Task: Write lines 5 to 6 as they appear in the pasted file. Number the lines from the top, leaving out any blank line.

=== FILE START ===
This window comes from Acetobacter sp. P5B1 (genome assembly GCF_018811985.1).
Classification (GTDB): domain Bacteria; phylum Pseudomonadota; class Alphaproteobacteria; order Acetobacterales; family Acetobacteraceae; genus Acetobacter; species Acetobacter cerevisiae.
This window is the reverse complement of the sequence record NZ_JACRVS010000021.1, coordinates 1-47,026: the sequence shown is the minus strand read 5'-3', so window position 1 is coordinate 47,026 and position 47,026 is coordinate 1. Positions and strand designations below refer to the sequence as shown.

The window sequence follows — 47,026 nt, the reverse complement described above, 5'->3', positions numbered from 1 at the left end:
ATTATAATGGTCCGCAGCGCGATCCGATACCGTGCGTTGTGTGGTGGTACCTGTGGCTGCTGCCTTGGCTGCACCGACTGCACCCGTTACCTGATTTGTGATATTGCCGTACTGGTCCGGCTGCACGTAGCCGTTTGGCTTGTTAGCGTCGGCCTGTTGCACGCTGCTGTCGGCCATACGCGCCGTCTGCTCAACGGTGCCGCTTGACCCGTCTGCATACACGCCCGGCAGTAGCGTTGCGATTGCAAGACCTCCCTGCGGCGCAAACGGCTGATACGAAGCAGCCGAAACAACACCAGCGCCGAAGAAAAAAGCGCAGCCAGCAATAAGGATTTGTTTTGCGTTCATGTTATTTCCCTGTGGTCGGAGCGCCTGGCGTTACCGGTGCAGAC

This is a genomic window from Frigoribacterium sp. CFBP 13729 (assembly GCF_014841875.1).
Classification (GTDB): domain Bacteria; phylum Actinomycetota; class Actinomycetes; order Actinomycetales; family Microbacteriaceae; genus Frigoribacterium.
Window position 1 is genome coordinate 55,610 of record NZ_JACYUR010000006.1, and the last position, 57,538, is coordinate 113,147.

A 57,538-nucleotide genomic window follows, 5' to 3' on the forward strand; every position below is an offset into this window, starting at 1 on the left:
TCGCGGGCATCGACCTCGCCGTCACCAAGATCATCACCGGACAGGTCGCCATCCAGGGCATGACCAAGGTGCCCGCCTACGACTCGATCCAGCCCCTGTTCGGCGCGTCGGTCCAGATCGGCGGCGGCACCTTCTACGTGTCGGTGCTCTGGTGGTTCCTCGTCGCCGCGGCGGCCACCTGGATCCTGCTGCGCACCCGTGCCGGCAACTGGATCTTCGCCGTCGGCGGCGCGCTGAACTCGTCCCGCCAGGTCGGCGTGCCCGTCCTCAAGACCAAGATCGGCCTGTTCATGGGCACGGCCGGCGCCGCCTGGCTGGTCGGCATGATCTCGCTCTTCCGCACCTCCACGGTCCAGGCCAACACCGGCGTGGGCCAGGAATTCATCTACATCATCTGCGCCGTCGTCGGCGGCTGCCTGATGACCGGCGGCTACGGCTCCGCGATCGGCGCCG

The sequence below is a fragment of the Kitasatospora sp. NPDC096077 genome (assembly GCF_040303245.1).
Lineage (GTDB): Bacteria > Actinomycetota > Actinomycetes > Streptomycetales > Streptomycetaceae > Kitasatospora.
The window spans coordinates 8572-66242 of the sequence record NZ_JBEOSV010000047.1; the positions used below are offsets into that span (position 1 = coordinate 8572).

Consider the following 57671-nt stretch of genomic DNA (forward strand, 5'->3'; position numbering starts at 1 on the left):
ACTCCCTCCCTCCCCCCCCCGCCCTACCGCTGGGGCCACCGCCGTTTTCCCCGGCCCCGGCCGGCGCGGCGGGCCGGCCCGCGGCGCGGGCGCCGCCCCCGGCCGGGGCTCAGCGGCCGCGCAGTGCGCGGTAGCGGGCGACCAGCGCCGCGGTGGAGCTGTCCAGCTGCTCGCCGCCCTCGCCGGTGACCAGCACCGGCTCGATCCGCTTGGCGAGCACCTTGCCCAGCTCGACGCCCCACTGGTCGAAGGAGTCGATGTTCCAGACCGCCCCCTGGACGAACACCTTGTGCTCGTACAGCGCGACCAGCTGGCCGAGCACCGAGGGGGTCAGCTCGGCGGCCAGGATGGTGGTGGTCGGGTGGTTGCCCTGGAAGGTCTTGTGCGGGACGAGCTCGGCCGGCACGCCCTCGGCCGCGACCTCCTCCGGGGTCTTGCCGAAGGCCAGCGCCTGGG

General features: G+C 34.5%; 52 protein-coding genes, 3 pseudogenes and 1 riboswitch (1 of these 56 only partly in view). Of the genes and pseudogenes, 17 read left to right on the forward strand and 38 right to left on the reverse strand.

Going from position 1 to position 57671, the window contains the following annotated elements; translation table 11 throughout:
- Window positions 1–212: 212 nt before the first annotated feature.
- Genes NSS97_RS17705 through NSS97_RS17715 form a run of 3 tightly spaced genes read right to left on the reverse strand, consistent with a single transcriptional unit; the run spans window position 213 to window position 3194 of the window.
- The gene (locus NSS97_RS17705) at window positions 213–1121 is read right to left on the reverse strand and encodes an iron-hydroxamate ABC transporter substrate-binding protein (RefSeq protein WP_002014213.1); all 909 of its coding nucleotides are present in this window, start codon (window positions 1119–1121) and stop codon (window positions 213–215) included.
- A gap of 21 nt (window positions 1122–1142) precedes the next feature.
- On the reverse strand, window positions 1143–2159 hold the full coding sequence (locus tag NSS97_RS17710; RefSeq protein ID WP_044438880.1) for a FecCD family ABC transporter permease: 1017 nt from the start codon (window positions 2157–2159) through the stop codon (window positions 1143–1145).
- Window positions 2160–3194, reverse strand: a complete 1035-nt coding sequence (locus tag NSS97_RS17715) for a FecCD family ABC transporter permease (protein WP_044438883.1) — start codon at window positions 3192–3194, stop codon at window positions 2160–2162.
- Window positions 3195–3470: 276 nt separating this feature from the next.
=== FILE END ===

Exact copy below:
ATTATAATGGTCCGCAGCGCGATCCGATACCGTGCGTTGTGTGGTGGTACCTGTGGCTGCTGCCTTGGCTGCACCGACTGCACCCGTTACCTGATTTGTGATATTGCCGTACTGGTCCGGCTGCACGTAGCCGTTTGGCTTGTTAGCGTCGGCCTGTTGCACGCTGCTGTCGGCCATACGCGCCGTCTGCTCAACGGTGCCGCTTGACCCGTCTGCATACACGCCCGGCAGTAGCGTTGCGATTGCAAGACCTCCCTGCGGCGCAAACGGCTGATACGAAGCAGCCGAAACAACACCAGCGCCGAAGAAAAAAGCGCAGCCAGCAATAAGGATTTGTTTTGCGTTCATGTTATTTCCCTGTGGTCGGAGCGCCTGGCGTTACCGGTGCAGAC

This is a genomic window from Frigoribacterium sp. CFBP 13729 (assembly GCF_014841875.1).